Former staff of the restaurant franchise Wagamama say they are tens of thousands of dollars out of pocket after its doors closed last month.
The global franchise, which serves Asian-inspired food, had restaurants in Auckland and Wellington but the company that owns them has been put into receivership.
The general manager of the Wellington restaurant, Soraya Edwards, said she was owed at least $6000, and dozens of staff are owed more than $50,000 combined.
"So it has this significant financial impact. I'm basically back to looking for work which is really disappointing and yeah, it makes it hard to pay the bills and I really feel for my team.
"It really impacts all of us directly, pretty hard and pretty quick. It's not good and it's not good for your wellbeing either, you know like I put a lot of love into this restaurant, a lot of time, a lot of energy. It's incredibly disappointing to be let down by your employer."
Ms Edwards had worked for the New Zealand Wagamama franchise owner off and on since 2003, and was most recently the general manager of the Wellington restaurant.
In the final period before the restaurant shut there was very little interaction with head office, she said.
She said she found out from a member of the public during a Saturday night dinner shift that the restaurant was no longer part of Wagamama.
The restaurant then changed its name and kept trading.
"I could kind of tell that things weren't stable of course, and not being part of the Wagamama change of course it impacted sales - it's a recognisable brand."
Ms Edwards said she kept asking the owner what was going on, and when she got into work in late July she got a text from the owner saying the company had gone into receivership.
She said she's only had a very brief conversation with him since then where he said he could not talk.
Ms Edwards said on top of the $6000 in wages, holiday pay and bonuses she is owed, she's also not sure if her tax and student loan have been paid which takes the total she could be out of pocket to more than $10,000.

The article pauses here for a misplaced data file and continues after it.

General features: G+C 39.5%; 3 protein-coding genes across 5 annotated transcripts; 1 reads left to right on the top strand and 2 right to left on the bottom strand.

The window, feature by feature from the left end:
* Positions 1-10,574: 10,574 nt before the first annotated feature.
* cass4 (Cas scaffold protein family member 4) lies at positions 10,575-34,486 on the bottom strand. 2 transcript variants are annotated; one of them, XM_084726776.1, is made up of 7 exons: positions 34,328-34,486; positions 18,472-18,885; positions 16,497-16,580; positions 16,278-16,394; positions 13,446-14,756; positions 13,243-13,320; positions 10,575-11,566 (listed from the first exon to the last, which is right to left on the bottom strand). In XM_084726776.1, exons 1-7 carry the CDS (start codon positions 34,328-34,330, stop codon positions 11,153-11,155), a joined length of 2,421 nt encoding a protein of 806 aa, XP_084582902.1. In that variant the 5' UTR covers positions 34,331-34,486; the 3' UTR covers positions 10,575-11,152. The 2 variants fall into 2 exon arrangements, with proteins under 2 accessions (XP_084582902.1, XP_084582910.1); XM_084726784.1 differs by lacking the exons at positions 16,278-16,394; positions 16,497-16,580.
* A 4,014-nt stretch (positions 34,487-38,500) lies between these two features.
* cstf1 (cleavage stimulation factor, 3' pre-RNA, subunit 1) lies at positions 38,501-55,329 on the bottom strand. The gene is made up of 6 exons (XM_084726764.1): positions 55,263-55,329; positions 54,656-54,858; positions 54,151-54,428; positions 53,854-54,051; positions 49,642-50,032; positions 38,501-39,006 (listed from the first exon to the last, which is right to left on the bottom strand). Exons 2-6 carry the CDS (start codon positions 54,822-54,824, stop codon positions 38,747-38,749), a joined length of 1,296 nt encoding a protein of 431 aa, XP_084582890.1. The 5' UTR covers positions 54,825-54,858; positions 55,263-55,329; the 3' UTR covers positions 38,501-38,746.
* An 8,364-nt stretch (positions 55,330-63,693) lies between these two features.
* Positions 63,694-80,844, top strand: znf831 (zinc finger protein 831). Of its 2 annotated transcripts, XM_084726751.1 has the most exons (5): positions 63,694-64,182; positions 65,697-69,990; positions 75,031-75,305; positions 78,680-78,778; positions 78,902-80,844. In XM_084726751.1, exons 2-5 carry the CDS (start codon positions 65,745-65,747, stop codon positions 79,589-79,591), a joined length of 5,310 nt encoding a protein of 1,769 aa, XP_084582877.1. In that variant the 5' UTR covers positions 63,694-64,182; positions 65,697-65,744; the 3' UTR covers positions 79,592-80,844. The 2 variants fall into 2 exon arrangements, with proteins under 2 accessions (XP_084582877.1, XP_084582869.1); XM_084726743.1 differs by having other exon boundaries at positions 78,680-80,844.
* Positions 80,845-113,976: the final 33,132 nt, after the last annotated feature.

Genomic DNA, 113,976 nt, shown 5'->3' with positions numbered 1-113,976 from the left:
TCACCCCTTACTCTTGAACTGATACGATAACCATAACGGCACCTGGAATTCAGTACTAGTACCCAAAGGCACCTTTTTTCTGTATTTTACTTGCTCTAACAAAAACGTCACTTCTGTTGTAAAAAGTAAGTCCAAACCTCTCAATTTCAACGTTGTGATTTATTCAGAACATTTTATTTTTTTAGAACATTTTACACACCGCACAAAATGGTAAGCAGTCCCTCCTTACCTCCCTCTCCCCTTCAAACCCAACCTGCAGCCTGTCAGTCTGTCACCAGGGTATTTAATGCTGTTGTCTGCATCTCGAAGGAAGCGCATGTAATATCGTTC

But Ms Edwards said her biggest regret is that she sacrificed spending time with her dying mother to return to work.
"It makes me feel incredibly sad because I sacrificed the last month of my mum being alive. She died of pancreatic cancer in December. I sacrificed that last month to come back to work, I put it off as long as I could but they needed me. So I came back, you know and I missed out on a couple of weeks of her time, so that's quite a big sacrifice to make."
Ms Edwards said she's applied to the receiver to be paid out and helped other staff do the same but she's not sure if or when she will see any of her money - and she "strongly" doubts she will get any of it.
She said it should not be so difficult for staff to claim money back and the law should be more transparent.
"It shouldn't be such a maze ... it took me a long time to dig and had I not, the staff wouldn't have been able to make their claims, well most of them wouldn't have even done it. They wouldn't have even known that it was something you could do, that just doesn't seem right."
She said many hospitality staff do not bother to make claims when a company goes into receivership because it is too hard to fight.
The liquidator said it had just begun its investigation and had no further comment.
Neither the receiver nor the director of the company has responded to RNZ's calls.